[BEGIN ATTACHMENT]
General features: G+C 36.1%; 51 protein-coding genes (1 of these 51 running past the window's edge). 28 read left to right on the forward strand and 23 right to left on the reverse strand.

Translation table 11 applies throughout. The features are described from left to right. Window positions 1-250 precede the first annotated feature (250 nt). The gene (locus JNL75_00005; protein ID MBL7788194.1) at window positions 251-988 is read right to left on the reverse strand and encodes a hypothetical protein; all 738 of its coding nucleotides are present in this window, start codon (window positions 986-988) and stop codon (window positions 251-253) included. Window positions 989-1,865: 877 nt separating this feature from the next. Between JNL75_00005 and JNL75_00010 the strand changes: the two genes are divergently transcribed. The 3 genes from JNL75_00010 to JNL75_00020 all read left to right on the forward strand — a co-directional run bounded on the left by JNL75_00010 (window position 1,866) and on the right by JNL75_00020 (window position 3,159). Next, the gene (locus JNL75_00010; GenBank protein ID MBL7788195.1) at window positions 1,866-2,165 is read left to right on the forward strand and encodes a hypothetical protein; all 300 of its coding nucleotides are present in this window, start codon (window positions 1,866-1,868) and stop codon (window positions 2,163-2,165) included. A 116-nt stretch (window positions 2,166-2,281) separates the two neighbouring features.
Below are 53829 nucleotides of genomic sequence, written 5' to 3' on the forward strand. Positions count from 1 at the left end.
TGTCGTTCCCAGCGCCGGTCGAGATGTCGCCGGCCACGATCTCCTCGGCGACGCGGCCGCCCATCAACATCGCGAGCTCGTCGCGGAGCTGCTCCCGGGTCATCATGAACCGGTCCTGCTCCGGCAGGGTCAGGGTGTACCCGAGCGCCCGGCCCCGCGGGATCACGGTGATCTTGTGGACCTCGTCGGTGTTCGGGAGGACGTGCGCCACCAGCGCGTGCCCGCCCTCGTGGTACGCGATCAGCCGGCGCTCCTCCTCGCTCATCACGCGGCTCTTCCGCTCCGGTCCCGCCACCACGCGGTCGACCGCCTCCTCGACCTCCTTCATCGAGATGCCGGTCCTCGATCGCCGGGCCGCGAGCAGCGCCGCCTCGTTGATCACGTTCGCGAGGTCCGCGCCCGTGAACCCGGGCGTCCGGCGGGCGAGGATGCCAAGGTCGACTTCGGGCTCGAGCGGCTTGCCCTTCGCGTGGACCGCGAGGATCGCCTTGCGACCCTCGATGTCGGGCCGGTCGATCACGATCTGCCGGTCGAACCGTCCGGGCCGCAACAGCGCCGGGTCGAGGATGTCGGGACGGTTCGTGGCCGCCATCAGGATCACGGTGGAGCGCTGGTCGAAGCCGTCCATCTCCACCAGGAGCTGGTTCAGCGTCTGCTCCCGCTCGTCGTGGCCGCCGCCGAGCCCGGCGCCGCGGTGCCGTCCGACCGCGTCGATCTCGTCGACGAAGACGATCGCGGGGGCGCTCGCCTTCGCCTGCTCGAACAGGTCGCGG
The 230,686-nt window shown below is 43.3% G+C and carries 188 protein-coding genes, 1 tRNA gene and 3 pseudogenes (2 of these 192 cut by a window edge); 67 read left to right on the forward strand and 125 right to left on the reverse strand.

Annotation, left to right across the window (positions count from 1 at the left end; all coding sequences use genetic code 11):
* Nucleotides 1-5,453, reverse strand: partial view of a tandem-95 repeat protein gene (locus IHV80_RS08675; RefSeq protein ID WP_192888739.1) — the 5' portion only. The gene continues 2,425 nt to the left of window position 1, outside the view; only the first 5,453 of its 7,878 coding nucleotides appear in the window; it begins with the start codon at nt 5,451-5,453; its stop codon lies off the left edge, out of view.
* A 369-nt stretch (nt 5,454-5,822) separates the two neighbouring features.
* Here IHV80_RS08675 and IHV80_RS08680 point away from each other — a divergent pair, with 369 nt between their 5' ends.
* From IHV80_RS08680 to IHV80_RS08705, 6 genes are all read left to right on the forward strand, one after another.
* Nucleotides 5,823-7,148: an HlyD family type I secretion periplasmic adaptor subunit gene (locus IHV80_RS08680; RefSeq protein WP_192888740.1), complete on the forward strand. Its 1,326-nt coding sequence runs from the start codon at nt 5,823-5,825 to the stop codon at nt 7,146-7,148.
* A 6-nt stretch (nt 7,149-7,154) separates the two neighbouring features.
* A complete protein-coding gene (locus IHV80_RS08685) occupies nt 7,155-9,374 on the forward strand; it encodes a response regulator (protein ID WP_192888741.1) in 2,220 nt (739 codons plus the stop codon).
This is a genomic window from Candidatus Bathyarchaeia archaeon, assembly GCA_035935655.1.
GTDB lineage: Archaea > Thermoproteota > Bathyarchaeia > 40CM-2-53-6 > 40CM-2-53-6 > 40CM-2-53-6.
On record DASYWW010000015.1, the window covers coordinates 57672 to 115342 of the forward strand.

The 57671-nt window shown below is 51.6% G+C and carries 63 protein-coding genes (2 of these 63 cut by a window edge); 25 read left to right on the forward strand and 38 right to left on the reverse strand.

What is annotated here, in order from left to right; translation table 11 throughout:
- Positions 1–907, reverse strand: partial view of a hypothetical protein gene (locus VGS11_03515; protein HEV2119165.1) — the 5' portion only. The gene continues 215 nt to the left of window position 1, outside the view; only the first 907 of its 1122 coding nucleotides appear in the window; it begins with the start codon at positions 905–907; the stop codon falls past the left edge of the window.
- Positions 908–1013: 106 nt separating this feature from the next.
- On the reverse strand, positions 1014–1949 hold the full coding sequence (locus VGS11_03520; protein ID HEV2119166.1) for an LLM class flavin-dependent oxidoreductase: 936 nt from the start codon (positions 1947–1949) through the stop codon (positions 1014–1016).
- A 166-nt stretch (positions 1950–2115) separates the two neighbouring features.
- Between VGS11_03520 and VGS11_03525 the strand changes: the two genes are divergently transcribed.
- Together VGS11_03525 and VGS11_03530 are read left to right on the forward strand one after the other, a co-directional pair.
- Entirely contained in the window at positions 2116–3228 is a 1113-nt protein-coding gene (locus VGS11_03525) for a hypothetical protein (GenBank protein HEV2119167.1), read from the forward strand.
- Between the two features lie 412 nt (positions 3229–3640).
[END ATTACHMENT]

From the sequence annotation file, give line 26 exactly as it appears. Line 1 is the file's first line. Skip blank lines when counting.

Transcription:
- Between the two features lie 412 nt (positions 3229–3640).